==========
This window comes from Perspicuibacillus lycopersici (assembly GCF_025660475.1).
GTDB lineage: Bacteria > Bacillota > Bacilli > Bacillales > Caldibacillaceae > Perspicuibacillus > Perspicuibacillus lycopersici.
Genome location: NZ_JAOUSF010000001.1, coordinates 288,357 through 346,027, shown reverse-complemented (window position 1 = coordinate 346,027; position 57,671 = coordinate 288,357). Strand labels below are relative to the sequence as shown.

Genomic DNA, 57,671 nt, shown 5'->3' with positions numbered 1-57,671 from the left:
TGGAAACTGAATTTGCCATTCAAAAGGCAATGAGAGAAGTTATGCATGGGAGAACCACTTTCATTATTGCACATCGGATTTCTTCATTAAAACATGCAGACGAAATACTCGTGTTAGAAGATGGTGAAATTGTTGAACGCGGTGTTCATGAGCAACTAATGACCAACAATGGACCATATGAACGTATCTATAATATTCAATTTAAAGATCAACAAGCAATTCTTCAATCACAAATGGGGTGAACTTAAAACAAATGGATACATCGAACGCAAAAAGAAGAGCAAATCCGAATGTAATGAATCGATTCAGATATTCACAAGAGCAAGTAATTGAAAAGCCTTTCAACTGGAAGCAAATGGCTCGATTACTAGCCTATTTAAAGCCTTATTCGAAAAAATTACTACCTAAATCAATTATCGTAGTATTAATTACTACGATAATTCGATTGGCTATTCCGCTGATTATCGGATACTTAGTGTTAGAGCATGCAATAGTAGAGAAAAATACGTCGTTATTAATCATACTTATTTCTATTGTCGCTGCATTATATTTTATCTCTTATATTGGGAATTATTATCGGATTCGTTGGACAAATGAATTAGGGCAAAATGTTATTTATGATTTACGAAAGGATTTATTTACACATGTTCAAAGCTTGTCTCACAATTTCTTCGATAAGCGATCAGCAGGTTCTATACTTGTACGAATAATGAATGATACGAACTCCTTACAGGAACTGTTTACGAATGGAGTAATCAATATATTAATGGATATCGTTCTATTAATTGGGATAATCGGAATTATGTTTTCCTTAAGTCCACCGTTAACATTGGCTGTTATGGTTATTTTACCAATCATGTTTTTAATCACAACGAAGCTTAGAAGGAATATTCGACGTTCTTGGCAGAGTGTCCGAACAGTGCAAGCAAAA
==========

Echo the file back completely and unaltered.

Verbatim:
This window comes from Perspicuibacillus lycopersici (assembly GCF_025660475.1).
GTDB lineage: Bacteria > Bacillota > Bacilli > Bacillales > Caldibacillaceae > Perspicuibacillus > Perspicuibacillus lycopersici.
Genome location: NZ_JAOUSF010000001.1, coordinates 288,357 through 346,027, shown reverse-complemented (window position 1 = coordinate 346,027; position 57,671 = coordinate 288,357). Strand labels below are relative to the sequence as shown.

Genomic DNA, 57,671 nt, shown 5'->3' with positions numbered 1-57,671 from the left:
TGGAAACTGAATTTGCCATTCAAAAGGCAATGAGAGAAGTTATGCATGGGAGAACCACTTTCATTATTGCACATCGGATTTCTTCATTAAAACATGCAGACGAAATACTCGTGTTAGAAGATGGTGAAATTGTTGAACGCGGTGTTCATGAGCAACTAATGACCAACAATGGACCATATGAACGTATCTATAATATTCAATTTAAAGATCAACAAGCAATTCTTCAATCACAAATGGGGTGAACTTAAAACAAATGGATACATCGAACGCAAAAAGAAGAGCAAATCCGAATGTAATGAATCGATTCAGATATTCACAAGAGCAAGTAATTGAAAAGCCTTTCAACTGGAAGCAAATGGCTCGATTACTAGCCTATTTAAAGCCTTATTCGAAAAAATTACTACCTAAATCAATTATCGTAGTATTAATTACTACGATAATTCGATTGGCTATTCCGCTGATTATCGGATACTTAGTGTTAGAGCATGCAATAGTAGAGAAAAATACGTCGTTATTAATCATACTTATTTCTATTGTCGCTGCATTATATTTTATCTCTTATATTGGGAATTATTATCGGATTCGTTGGACAAATGAATTAGGGCAAAATGTTATTTATGATTTACGAAAGGATTTATTTACACATGTTCAAAGCTTGTCTCACAATTTCTTCGATAAGCGATCAGCAGGTTCTATACTTGTACGAATAATGAATGATACGAACTCCTTACAGGAACTGTTTACGAATGGAGTAATCAATATATTAATGGATATCGTTCTATTAATTGGGATAATCGGAATTATGTTTTCCTTAAGTCCACCGTTAACATTGGCTGTTATGGTTATTTTACCAATCATGTTTTTAATCACAACGAAGCTTAGAAGGAATATTCGACGTTCTTGGCAGAGTGTCCGAACAGTGCAAGCAAAA